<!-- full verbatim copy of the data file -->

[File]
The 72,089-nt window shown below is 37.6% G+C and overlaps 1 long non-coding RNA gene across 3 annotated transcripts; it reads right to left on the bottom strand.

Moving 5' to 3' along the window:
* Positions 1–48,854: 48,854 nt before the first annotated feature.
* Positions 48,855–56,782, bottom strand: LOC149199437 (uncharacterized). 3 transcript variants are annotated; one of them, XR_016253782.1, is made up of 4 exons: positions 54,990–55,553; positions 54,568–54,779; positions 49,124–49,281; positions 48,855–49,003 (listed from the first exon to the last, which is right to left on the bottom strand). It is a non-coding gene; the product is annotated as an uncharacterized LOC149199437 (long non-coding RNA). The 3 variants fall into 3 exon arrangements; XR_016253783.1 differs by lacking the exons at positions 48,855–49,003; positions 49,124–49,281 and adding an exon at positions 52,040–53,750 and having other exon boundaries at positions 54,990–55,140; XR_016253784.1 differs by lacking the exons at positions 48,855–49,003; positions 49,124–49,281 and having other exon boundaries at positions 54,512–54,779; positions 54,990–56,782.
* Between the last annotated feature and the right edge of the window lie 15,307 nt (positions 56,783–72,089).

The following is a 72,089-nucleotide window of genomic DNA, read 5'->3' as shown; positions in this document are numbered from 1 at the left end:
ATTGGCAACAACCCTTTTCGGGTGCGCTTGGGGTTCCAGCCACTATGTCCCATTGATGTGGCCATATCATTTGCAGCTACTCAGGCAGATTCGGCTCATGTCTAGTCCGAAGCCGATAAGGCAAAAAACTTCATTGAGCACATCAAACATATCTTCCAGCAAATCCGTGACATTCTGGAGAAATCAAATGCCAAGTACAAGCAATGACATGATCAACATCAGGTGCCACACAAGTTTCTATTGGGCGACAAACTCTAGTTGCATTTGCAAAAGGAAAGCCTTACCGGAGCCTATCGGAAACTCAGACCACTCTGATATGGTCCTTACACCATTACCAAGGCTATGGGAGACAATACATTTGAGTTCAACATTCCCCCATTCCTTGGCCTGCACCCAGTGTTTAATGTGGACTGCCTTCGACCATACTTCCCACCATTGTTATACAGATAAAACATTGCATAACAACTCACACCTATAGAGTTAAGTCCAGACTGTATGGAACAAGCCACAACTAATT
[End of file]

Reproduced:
The 72,089-nt window shown below is 37.6% G+C and overlaps 1 long non-coding RNA gene across 3 annotated transcripts; it reads right to left on the bottom strand.

Moving 5' to 3' along the window:
* Positions 1–48,854: 48,854 nt before the first annotated feature.
* Positions 48,855–56,782, bottom strand: LOC149199437 (uncharacterized). 3 transcript variants are annotated; one of them, XR_016253782.1, is made up of 4 exons: positions 54,990–55,553; positions 54,568–54,779; positions 49,124–49,281; positions 48,855–49,003 (listed from the first exon to the last, which is right to left on the bottom strand). It is a non-coding gene; the product is annotated as an uncharacterized LOC149199437 (long non-coding RNA). The 3 variants fall into 3 exon arrangements; XR_016253783.1 differs by lacking the exons at positions 48,855–49,003; positions 49,124–49,281 and adding an exon at positions 52,040–53,750 and having other exon boundaries at positions 54,990–55,140; XR_016253784.1 differs by lacking the exons at positions 48,855–49,003; positions 49,124–49,281 and having other exon boundaries at positions 54,512–54,779; positions 54,990–56,782.
* Between the last annotated feature and the right edge of the window lie 15,307 nt (positions 56,783–72,089).

The following is a 72,089-nucleotide window of genomic DNA, read 5'->3' as shown; positions in this document are numbered from 1 at the left end:
ATTGGCAACAACCCTTTTCGGGTGCGCTTGGGGTTCCAGCCACTATGTCCCATTGATGTGGCCATATCATTTGCAGCTACTCAGGCAGATTCGGCTCATGTCTAGTCCGAAGCCGATAAGGCAAAAAACTTCATTGAGCACATCAAACATATCTTCCAGCAAATCCGTGACATTCTGGAGAAATCAAATGCCAAGTACAAGCAATGACATGATCAACATCAGGTGCCACACAAGTTTCTATTGGGCGACAAACTCTAGTTGCATTTGCAAAAGGAAAGCCTTACCGGAGCCTATCGGAAACTCAGACCACTCTGATATGGTCCTTACACCATTACCAAGGCTATGGGAGACAATACATTTGAGTTCAACATTCCCCCATTCCTTGGCCTGCACCCAGTGTTTAATGTGGACTGCCTTCGACCATACTTCCCACCATTGTTATACAGATAAAACATTGCATAACAACTCACACCTATAGAGTTAAGTCCAGACTGTATGGAACAAGCCACAACTAATT